When scoring a movie, my first step is watching the film in full. This helps me understand the concept, plot, characters, and the type of development that is occurring. As I’m watching or immediately after, I will begin establishing themes and motifs. This process also involves discovering the type of instrumentation that matches the atmosphere of the film and the director’s wishes. The earliest note, chords, and instrumentation choices you make at this stage of the scoring process are pivotal moments as they dictate what the entire score will sound like.

I have a formal classical musical education consisting of concert band, jazz band, symphony orchestra, and pit orchestra. I began studying music first in elementary school, leading me to pursuing it in both middle and high school. I was accepted to a gifted and talented middle school music program after my audition on the euphonium. In 6th grade, I chose to pursue trumpet instead. After 3 successful years of concert band, with a jazz performance in between, I was keen on taking my trumpet playing to the next level. I attended the famous Fiorello H. LaGuardia High School of Music & Arts and the Performing Arts in Manhattan. During high school I continued my classical training of both music theory and trumpet. The music I performed during my 3 years at LaGuardia taught me so much about the art of composing, and was a really pivotal point in my career.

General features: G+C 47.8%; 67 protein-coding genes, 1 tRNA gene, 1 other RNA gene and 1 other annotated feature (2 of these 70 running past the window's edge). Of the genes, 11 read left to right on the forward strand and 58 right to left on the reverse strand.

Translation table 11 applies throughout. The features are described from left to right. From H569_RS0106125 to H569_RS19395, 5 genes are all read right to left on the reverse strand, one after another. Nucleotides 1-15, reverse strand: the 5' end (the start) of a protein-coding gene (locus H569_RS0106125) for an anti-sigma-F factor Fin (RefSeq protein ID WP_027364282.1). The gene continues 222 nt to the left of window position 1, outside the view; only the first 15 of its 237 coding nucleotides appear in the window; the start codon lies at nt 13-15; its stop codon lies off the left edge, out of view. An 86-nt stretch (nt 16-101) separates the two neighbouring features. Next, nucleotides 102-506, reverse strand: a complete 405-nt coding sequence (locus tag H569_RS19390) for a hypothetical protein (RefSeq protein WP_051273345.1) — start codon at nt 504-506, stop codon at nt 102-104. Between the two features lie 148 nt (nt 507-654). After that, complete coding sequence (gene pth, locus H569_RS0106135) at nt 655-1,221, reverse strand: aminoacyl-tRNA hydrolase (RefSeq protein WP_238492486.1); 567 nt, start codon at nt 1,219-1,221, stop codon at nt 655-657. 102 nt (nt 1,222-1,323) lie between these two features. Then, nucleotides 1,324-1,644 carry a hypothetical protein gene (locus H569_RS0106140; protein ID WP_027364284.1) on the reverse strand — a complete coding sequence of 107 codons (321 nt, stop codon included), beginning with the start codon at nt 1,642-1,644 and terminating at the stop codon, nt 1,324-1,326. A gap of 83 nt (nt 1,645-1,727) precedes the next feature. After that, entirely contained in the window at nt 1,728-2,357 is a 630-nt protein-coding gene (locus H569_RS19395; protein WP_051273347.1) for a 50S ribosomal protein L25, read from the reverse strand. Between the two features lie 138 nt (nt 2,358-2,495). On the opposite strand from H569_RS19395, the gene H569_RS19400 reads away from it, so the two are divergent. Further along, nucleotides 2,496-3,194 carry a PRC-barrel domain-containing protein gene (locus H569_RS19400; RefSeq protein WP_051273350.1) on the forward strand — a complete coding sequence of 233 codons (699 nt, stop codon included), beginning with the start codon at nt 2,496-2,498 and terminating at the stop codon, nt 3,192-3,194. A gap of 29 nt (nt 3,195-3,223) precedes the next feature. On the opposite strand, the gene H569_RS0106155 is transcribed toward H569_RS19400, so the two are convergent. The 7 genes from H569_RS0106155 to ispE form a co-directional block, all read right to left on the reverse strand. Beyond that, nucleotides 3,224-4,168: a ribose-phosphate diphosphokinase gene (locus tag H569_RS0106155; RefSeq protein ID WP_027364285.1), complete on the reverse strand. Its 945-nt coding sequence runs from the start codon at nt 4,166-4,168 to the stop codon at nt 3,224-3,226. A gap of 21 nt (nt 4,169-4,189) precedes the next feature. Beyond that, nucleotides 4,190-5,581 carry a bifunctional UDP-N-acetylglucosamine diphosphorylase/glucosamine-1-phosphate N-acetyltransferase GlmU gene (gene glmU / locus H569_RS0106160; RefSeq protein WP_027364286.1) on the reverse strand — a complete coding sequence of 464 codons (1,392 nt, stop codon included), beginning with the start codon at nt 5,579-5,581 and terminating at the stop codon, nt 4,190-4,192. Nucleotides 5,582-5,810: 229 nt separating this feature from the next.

What method do you use to work out your musical ideas, keyboard, piano?

My musical ideas come from a few different places. Sometimes I’ll discover an idea at the piano, sometimes on the guitar, and sometimes even on a percussive instrument like the cajon where a simple rhythm is all it takes to jog a meaningful idea. 

What is your opinion of contemporary film music compared with say film music of the 1960’s?

I really enjoy all types of film music, old and new. I have enormous respect and admiration for composers like Ennio Morricone, Leonard Bernstein, and Bernard Herman who pioneered the techniques that contemporary film composers use today. These classic scores are very organic, with orchestral instruments as their driving force. It is incredible what one can do with an orchestra. However, I definitely cannot live without the scores of composers like Brian Tyler, Marco Beltrami, and Bear McCreary. These composers are masters at combining orchestral elements with modern synthetic instruments, thus creating a “hybrid” film score. 

What is next for you if you can tell us that is?

I am composing the score for several feature films across the next few months into the middle of 2023. Watchdog, Phantom Fun-World, Late Checkout, and The House Among The Trees are in full force production wise so those are the one’s I’ll be working on. I have a collaboration announcement to share in a few months (or less) with someone I idolize from one of my favorite bands. I also have a few feature films planned to announce in early-mid 2023 that I’ll be scoring. As usual other producing jobs and short film scores will pop up, and those are always fun. I am also working on a solo album of my horror music. The future is looking pretty bright.